Accused Brooklyn subway shooter Frank James was found guilty of harassment stemming from allegations he made terroristic threats in New Jersey in the 1990s, a court official confirmed to Fox News Digital on Wednesday.
James, 62, "was charged with two counts of terroristic threats for an incident that occurred in the mid-1990s" in New Jersey, confirmed Katherine Carter, a spokesperson for the Essex County Prosecutor’s Office. But at trial in Essex County Superior Court, he was "was found guilty of harassment and sentenced to one year probation," Carter said.
The spokesperson later wrote in an email that the two terroristic threat charges were third-degree offenses under New Jersey law, and were therefore felonies. But James was convicted of harassment, which is "a disorderly persons" offense, and is not a felony.
A look at the penal codes provided by Carter for each charge defines one of the terroristic threat counts, 2c:12-3b, as pertaining to a person who "threatens to kill another with the purpose to put him in imminent fear of death under circumstances reasonably causing the victim to believe the immediacy of the threat and the likelihood that it will be carried out."
The second count, 2c:12-3a, is defined by New Jersey statute as applying to someone guilty of threatening "to commit any crime of violence with the purpose to terrorize another or to cause evacuation of a building, place of assembly, or facility of public transportation, or otherwise to cause serious public inconvenience, or in reckless disregard of the risk of causing such terror or inconvenience."
But James was instead convicted of harassment, a disorderly persons offense, penal code 2c:33-4, the spokesperson said. The penal code describes how someone is guilty of such an offense if he or she makes or causes "communications anonymously or at extremely inconvenient hours, or in offensively coarse language, or any other manner likely to cause annoyance or alarm," behaves in an alarming way or repeatedly acts in a way to "seriously annoy" another person. The charge also applies to someone who subjects someone else" to striking, kicking, shoving, or other offensive touching, or threatens to do so," the penal code states.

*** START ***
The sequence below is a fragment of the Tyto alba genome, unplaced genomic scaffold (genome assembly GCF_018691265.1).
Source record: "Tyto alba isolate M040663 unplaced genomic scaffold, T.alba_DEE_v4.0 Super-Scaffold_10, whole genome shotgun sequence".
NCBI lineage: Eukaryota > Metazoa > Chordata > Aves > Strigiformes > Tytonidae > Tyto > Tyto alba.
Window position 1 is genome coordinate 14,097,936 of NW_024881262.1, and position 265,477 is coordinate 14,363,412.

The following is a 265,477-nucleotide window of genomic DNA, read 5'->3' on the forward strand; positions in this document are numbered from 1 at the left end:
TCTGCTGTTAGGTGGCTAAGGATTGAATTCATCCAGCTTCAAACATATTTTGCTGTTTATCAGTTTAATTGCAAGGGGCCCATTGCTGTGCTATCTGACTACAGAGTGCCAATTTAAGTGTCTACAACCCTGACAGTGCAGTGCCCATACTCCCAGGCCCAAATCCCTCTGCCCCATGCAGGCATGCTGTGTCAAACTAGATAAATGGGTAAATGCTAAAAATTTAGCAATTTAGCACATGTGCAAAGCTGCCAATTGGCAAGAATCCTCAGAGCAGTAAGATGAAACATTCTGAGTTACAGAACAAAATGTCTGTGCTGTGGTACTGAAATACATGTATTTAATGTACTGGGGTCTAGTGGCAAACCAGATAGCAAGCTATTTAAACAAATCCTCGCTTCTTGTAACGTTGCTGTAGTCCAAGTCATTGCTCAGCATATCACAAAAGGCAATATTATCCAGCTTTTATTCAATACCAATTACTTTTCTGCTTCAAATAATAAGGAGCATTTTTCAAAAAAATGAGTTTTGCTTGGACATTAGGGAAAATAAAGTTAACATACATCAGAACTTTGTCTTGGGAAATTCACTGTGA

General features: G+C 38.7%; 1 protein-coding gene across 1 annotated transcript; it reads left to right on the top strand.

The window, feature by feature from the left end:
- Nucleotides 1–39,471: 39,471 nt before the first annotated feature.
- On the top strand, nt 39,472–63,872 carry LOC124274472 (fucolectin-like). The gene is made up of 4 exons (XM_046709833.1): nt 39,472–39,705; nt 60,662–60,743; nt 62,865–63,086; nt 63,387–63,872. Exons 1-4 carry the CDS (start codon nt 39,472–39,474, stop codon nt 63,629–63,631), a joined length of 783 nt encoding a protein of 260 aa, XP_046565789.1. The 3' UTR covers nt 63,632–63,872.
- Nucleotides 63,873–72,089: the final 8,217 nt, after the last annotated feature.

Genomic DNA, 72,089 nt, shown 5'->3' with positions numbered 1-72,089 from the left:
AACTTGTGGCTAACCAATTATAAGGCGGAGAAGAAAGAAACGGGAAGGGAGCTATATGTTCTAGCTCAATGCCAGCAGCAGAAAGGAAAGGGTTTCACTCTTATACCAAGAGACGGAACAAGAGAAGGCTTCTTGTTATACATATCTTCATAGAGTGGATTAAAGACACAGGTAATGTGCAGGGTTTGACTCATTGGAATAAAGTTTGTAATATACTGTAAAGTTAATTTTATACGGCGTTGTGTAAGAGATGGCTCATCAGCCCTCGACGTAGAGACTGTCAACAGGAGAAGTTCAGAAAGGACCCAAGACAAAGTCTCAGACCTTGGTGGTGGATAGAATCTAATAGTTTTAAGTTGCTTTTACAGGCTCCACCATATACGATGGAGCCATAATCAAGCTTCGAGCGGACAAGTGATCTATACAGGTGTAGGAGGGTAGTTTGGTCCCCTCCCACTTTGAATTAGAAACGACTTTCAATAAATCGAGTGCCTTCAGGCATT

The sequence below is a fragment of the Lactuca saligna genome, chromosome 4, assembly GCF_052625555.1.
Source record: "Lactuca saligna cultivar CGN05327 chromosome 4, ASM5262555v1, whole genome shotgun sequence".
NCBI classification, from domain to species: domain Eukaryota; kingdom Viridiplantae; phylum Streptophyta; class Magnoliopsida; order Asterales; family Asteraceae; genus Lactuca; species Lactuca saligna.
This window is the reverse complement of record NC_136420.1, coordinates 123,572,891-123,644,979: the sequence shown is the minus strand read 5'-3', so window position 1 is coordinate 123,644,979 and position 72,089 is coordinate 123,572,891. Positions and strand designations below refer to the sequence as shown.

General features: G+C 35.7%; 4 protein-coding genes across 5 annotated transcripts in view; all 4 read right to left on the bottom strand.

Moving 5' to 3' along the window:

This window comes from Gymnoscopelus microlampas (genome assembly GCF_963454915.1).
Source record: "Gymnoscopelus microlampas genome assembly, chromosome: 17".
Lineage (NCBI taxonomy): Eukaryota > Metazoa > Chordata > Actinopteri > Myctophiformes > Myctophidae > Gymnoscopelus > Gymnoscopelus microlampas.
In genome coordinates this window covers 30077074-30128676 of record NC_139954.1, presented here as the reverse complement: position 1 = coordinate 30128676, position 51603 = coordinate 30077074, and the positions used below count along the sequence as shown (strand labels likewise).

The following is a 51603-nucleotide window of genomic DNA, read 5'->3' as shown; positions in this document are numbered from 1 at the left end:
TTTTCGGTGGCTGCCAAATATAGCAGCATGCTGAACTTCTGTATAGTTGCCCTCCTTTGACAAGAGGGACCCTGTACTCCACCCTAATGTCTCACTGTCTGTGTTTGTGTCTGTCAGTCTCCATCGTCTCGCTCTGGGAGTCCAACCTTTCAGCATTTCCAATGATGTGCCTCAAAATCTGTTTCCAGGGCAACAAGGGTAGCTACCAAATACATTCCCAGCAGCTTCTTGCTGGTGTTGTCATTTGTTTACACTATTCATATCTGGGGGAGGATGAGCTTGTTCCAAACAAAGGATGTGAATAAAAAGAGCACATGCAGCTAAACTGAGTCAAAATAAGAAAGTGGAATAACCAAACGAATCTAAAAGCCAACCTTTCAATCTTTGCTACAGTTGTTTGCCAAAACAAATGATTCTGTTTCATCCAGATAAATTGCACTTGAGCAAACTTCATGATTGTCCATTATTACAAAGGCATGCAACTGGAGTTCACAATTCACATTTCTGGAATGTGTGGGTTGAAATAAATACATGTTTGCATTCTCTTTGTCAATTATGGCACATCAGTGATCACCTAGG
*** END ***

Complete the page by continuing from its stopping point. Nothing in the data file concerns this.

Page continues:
The criminal complaint pertaining to the case was not immediately available, and Fox News Digital has filed a public records request for the document.
A federal public defender appointed to represent James did not respond to Fox News Digital's request for comment on Wednesday.
James, who has been linked to New York, New Jersey, Wisconsin, Pennsylvania and Ohio, is now being charged federally for allegedly opening fire on a busy Brooklyn subway train during morning rush hour on Tuesday. Officials say he injured 29 people, including 10 who suffered gunshot wounds.
"Mr. James is now facing a federal charge for his actions: A terrorist attack on mass transit," said Michael J. Driscoll, assistant director in charge of the New York Field Office of the FBI, during a Wednesday press conference.
But James is no stranger to the criminal justice system.
New York Police Department Chief of Detectives James Essig said Wednesday that James' arrest history includes nine prior arrests in New York from 1992 and 1998, including for a criminal sex act, four instances of possession of burglary tools and two instances of theft of service.